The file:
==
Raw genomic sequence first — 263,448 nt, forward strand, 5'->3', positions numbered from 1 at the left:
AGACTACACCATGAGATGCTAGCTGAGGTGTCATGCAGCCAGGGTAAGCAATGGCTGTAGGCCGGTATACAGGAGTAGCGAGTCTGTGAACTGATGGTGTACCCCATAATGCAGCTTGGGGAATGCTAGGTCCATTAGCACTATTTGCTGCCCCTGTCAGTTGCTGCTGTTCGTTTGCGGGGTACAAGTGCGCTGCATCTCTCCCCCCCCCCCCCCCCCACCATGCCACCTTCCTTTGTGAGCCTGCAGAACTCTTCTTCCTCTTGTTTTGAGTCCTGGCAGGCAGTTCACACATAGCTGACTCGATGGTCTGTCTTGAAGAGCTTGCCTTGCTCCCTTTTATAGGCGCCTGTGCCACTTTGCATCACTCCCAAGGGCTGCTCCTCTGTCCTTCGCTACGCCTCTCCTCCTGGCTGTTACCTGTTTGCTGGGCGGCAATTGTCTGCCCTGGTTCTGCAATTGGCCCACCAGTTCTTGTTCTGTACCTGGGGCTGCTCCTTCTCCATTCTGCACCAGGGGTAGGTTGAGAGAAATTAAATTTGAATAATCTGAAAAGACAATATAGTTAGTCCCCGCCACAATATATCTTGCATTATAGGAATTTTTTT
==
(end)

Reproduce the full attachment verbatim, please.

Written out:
Raw genomic sequence first — 263,448 nt, forward strand, 5'->3', positions numbered from 1 at the left:
AGACTACACCATGAGATGCTAGCTGAGGTGTCATGCAGCCAGGGTAAGCAATGGCTGTAGGCCGGTATACAGGAGTAGCGAGTCTGTGAACTGATGGTGTACCCCATAATGCAGCTTGGGGAATGCTAGGTCCATTAGCACTATTTGCTGCCCCTGTCAGTTGCTGCTGTTCGTTTGCGGGGTACAAGTGCGCTGCATCTCTCCCCCCCCCCCCCCCCCACCATGCCACCTTCCTTTGTGAGCCTGCAGAACTCTTCTTCCTCTTGTTTTGAGTCCTGGCAGGCAGTTCACACATAGCTGACTCGATGGTCTGTCTTGAAGAGCTTGCCTTGCTCCCTTTTATAGGCGCCTGTGCCACTTTGCATCACTCCCAAGGGCTGCTCCTCTGTCCTTCGCTACGCCTCTCCTCCTGGCTGTTACCTGTTTGCTGGGCGGCAATTGTCTGCCCTGGTTCTGCAATTGGCCCACCAGTTCTTGTTCTGTACCTGGGGCTGCTCCTTCTCCATTCTGCACCAGGGGTAGGTTGAGAGAAATTAAATTTGAATAATCTGAAAAGACAATATAGTTAGTCCCCGCCACAATATATCTTGCATTATAGGAATTTTTTT